Meta-kernelization using Well-structured Modulators

Authors Eduard Eiben, Robert Ganian, Stefan Szeider

Thumbnail PDF


  • Filesize: 436 kB
  • 13 pages

Document Identifiers

Author Details

Eduard Eiben
Robert Ganian
Stefan Szeider

Cite AsGet BibTex

Eduard Eiben, Robert Ganian, and Stefan Szeider. Meta-kernelization using Well-structured Modulators. In 10th International Symposium on Parameterized and Exact Computation (IPEC 2015). Leibniz International Proceedings in Informatics (LIPIcs), Volume 43, pp. 114-126, Schloss Dagstuhl – Leibniz-Zentrum für Informatik (2015)


Kernelization investigates exact preprocessing algorithms with performance guarantees. The most prevalent type of parameters used in kernelization is the solution size for optimization problems; however, also structural parameters have been successfully used to obtain polynomial kernels for a wide range of problems. Many of these parameters can be defined as the size of a smallest modulator of the given graph into a fixed graph class (i.e., a set of vertices whose deletion puts the graph into the graph class). Such parameters admit the construction of polynomial kernels even when the solution size is large or not applicable. This work follows up on the research on meta-kernelization frameworks in terms of structural parameters. We develop a class of parameters which are based on a more general view on modulators: instead of size, the parameters employ a combination of rank-width and split decompositions to measure structure inside the modulator. This allows us to lift kernelization results from modulator-size to more general parameters, hence providing smaller kernels. We show (i) how such large but well-structured modulators can be efficiently approximated, (ii) how they can be used to obtain polynomial kernels for any graph problem expressible in Monadic Second Order logic, and (iii) how they allow the extension of previous results in the area of structural meta-kernelization.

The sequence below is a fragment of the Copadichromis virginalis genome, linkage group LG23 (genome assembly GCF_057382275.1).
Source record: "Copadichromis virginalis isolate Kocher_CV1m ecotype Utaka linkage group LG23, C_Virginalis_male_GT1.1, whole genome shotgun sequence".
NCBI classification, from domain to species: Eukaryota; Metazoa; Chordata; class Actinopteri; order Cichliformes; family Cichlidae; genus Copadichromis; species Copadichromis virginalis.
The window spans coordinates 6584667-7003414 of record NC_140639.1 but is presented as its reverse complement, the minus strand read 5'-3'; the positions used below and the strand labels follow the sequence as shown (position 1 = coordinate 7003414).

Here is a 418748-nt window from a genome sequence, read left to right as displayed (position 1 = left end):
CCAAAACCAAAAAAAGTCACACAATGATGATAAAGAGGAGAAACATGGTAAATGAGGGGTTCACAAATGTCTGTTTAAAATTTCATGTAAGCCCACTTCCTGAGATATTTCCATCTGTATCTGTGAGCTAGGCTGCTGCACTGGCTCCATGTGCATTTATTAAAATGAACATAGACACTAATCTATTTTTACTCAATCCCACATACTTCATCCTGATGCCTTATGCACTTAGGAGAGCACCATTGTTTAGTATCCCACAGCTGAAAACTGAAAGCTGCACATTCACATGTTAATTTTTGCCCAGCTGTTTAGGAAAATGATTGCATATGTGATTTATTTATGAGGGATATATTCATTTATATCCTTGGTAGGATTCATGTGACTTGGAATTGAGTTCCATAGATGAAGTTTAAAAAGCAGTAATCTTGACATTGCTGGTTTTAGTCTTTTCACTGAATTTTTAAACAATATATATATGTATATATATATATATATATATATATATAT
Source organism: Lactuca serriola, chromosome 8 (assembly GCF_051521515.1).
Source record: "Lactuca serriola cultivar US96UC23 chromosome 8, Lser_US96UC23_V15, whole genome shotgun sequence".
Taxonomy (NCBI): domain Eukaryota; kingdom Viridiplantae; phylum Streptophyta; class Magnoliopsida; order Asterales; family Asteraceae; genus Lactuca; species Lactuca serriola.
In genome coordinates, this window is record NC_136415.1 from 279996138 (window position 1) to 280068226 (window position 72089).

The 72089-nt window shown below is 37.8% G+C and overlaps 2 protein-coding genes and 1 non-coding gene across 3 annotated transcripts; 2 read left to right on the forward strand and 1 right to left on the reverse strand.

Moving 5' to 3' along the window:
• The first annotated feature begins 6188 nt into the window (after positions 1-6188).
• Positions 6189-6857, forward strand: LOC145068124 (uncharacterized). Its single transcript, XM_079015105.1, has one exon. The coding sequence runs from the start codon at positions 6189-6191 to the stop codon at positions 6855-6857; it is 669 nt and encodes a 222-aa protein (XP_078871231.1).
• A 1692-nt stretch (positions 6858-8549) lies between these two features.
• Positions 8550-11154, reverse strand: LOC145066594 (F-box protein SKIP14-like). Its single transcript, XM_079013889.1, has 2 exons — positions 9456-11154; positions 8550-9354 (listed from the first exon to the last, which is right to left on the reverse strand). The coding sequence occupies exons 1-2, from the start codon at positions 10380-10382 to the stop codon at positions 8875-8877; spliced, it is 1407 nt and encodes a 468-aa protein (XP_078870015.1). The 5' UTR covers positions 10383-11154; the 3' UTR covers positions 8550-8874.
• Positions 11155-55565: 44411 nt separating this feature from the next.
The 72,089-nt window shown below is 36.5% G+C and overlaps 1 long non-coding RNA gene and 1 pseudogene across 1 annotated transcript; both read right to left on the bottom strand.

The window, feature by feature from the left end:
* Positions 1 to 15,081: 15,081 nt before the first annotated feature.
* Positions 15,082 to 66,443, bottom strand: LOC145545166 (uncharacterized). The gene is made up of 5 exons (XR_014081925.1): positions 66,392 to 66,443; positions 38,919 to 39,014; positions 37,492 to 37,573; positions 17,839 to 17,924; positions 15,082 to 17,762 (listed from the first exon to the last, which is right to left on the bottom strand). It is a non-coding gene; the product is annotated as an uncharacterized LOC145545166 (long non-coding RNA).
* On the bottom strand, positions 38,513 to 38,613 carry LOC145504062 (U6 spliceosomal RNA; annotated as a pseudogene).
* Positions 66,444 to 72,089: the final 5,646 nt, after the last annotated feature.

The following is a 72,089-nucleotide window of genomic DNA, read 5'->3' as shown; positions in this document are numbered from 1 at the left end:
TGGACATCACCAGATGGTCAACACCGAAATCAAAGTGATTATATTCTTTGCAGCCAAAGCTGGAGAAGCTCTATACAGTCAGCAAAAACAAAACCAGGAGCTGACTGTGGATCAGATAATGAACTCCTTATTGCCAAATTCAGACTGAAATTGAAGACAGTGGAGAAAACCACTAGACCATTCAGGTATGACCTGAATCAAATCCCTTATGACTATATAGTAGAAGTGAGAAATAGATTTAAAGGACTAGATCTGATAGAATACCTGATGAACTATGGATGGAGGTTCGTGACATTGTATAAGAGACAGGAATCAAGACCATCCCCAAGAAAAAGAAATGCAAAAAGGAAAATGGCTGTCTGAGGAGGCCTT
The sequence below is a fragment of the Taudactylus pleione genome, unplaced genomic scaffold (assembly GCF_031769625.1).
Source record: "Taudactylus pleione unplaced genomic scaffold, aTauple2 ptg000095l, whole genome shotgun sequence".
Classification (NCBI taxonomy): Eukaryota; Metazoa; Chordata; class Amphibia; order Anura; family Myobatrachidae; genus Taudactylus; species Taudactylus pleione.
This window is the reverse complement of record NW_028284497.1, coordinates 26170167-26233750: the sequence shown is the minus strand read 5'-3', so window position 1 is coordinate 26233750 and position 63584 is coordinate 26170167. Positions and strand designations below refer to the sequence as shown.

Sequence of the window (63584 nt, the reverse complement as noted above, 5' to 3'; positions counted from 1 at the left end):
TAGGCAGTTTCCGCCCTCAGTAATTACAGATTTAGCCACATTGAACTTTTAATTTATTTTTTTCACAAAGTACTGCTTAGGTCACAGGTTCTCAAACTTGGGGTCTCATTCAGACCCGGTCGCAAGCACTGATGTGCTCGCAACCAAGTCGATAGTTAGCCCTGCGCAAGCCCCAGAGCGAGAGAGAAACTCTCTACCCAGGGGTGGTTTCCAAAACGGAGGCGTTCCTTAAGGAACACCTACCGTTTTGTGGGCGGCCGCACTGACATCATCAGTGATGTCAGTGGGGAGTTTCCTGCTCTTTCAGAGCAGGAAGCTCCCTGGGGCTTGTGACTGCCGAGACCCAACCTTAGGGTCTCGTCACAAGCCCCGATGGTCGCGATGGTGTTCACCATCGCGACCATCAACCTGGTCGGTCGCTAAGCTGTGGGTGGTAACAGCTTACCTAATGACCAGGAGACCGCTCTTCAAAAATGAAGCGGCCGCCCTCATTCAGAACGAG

• Kernelization
  • Parameterized complexity
  • Structural parameters
  • Rank-width
  • Split decompositions


  • Access Statistics
  • Total Accesses (updated on a weekly basis)
    PDF Downloads


  1. Noga Alon, Gregory Gutin, Eun Jung Kim, Stefan Szeider, and Anders Yeo. Solving max-r-sat above a tight lower bound. Algorithmica, 61(3):638-655, 2011. Google Scholar
  2. Stefan Arnborg, Bruno Courcelle, Andrzej Proskurowski, and Detlef Seese. An algebraic theory of graph reduction. J. of the ACM, 40(5):1134-1164, 1993. Google Scholar
  3. Ann Becker and Dan Geiger. Optimization of pearl’s method of conditioning and greedy-like approximation algorithms for the vertex feedback set problem. Artif. Intell., 83(1):167-188, 1996. Google Scholar
  4. Hans L. Bodlaender, Fedor V. Fomin, Daniel Lokshtanov, Eelko Penninkx, Saket Saurabh, and Dimitrios M. Thilikos. (meta) kernelization. In FOCS 2009, pages 629-638. IEEE Computer Society, 2009. Google Scholar